Citing journal articles in blog posts and blog posts in journal articles

Wheel I’ve written before about what seems to be the most persistent and error-proof way to handle citing journal articles in blog posts and blog posts in journal articles (1,2), because it seems like some people have gone to quite extensive efforts to address this problem, apparently without looking to see if someone else has already gotten started on a solution. I’m glad to see that people are starting to talk to one another about how to handle things, as opposed to creating their own version of the wheel.

Recent developments:

  • The people at WebCite are talking to CrossRef:
  • But what if we provided a different service for more informal content? Recently we have been in talking with Gunther Eysenbach, the creator of the very cool WebCite service about whether CrossRef could/should operate a citation caching service for ephemera.

    As I said, I think WebCite is wonderful, but I do see a few problems with it in its current incarnation.

    The first is that, the way it works now, it seems to effectively leech usage statistics away from the source of the content. If I have a blog entry that gets cited frequently, I certainly don’t want all the links (and their associated Google-juice) redirected away from my blog. As long as my blog is working, I want traffic coming to my copy of the content, not some cached copy of the content (gee- the same problem publishers face, no?). I would also, ideally, like that traffic to continue to come to to my blog if I move hosting providers, platforms (WordPress, Moveable Type) , blog conglomerates (Gawker, Weblogs, Inc.), etc.

    The second issue I have with WebCite is simpler. I don’t really fancy having to actually recreate and run a web-caching infrastructure when there is already a formidable one in existence.

    The people at Crossref know about,, and they share my rather dim opinion of the NLM’s recommendation’s for citing websites. However, the people at apparently didn’t know that you can deposit things upon request into If CrossRef goes forward with their idea, perhaps working with like they did with DOI, it would pretty much make WebCite irrelevant, and I wouldn’t have to be frustrated by seeing in a paper and never knowing if it’s worth following the link or not(at least there’s a greasemonkey fix for YouTube Links).

  • The people are talking to the people at Postgenomic:
  • “Bloggers for Peer-Reviewed Research Reporting strives to identify serious academic blog posts about peer-reviewed research by offering an icon and an aggregation site where others can look to find the best academic blogging on the Net.”

    It is all great except that it already exists and for a long time before BPR3. You can go to the papers section in Postgenomic and select papers by the date they were published, were blogged about, how many bloggers mentioned the paper or limit this search to a particular journal. I have even used this early this year to suggest that the number of citations increases with the number of blog posts mentioning the paper.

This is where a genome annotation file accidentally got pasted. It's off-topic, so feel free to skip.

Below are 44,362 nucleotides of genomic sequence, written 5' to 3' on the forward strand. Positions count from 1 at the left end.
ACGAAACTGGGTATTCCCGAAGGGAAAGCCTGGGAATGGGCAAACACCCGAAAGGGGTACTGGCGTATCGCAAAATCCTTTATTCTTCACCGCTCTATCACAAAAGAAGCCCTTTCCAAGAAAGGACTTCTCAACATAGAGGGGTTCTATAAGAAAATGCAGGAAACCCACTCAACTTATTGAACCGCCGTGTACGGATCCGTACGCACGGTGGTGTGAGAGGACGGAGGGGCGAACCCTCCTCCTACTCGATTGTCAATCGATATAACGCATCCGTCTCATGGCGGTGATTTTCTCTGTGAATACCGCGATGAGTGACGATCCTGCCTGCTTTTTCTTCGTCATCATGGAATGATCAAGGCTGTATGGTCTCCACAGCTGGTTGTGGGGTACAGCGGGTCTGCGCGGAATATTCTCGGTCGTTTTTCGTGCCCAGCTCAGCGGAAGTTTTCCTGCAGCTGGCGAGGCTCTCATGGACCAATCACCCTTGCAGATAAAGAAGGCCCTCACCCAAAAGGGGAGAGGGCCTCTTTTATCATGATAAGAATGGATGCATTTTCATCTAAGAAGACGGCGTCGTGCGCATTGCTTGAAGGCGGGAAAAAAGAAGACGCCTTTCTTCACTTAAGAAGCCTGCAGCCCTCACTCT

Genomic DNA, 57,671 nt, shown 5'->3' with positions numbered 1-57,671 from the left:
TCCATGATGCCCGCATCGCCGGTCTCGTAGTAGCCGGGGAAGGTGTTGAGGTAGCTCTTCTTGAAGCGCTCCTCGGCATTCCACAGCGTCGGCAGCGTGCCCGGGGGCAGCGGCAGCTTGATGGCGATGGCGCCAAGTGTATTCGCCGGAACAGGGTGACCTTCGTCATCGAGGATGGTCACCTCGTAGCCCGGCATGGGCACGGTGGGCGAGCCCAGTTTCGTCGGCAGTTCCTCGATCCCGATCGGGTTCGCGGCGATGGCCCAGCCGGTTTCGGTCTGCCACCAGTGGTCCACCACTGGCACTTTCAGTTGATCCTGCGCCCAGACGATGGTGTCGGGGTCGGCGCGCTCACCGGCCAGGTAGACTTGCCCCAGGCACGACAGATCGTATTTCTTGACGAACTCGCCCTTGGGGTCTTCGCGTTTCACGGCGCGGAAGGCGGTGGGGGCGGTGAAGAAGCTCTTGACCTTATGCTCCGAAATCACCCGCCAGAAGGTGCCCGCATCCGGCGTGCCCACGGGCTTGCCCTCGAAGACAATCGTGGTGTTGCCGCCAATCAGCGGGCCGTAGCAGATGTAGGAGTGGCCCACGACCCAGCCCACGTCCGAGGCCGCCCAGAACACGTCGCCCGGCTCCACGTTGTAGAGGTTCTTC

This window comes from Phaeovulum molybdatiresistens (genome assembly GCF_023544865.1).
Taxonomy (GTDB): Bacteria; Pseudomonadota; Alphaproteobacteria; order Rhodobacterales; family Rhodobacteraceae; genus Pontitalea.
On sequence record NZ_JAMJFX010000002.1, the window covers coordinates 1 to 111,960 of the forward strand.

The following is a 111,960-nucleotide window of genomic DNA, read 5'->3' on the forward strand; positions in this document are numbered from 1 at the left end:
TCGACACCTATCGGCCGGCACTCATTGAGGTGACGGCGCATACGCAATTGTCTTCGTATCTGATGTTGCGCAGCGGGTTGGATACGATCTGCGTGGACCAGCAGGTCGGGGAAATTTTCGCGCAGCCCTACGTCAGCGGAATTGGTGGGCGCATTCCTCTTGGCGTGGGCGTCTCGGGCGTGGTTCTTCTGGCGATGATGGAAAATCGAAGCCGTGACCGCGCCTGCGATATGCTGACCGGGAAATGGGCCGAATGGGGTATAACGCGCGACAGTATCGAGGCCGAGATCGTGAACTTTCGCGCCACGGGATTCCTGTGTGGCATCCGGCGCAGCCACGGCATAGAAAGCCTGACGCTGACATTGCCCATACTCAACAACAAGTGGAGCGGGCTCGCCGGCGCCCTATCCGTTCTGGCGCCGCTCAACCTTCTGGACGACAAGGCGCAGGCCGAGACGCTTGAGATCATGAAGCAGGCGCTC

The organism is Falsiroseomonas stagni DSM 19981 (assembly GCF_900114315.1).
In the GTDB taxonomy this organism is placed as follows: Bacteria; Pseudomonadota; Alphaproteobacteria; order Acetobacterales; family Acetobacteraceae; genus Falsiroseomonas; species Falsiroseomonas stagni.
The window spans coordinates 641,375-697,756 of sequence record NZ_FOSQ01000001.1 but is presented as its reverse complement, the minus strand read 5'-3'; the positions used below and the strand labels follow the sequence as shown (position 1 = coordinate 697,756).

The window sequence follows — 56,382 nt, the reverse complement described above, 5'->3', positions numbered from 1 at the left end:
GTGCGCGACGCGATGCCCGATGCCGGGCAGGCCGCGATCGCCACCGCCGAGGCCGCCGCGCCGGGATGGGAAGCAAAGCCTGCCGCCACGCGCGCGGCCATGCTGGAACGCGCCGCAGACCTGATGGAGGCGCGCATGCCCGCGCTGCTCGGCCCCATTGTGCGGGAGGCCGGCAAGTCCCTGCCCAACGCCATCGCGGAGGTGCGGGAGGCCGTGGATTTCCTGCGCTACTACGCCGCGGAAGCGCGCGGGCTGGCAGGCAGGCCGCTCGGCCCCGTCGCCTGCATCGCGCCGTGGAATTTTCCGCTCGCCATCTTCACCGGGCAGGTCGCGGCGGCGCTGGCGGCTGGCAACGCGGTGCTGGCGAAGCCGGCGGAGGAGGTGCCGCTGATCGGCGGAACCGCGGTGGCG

See comments hereand at Hublog.

    Clearing up the confusion around citations of internet sources

    Since I wrote that last post, it has become apparent that there’s a lot of confusion regarding citing material on the internet, which isn’t surprising given that there’s a lot of confusion surrounding the internet itself. Put your mind at ease, gentle reader, for clarity awaits.

    Continue reading

    The NLM’s Ted Stevens moment

    FAILThe NLM has published a comprehensive set of guidelines for citing email, usenet, websites. It’s great that they’re attempting to come up with some standard rules, but one has to wonder if the group coming up with the proposed rules has ever used our fine series of tubes.

    There’s a number of issues with their recommendations, some egregiously bad, some just kinda funny. For example, they have one set of rules for citing websites, and a different set of rules for citing electronic mail and discussion forums. This, in itself isn’t so strange, but look at the subcategories in each case:


  • Homepages
  • Parts of Websites

    Electronic mail and discussion forums

  • Electronic Mail
  • LISTSERVs and Similar Discussion Lists
  • Blogs
  • Wikis
    Apparently “homepages” are somehow different from other Websites, and both are altogether different from blogs and wikis, which don’t even merit inclusion in the Website category. Email gets cited one way, except if it’s an email from a mailing list. That categorization is but a harbinger of the confusion shortly to become apparent.

    For example, while one might cite a part of a website with the full URL to the cited page, the rules for blogs call for only citing the front page. Never mind that blogging is responsible for the invention of the permalink as we know it today. Mention of URIs or DOIs is nowhere to be found.

    That’s the seriously wrong stuff, but as I said, there’s some humor to be found as well. The content type of these sources is given as “blog on the internet” or “discussion list on the internet“.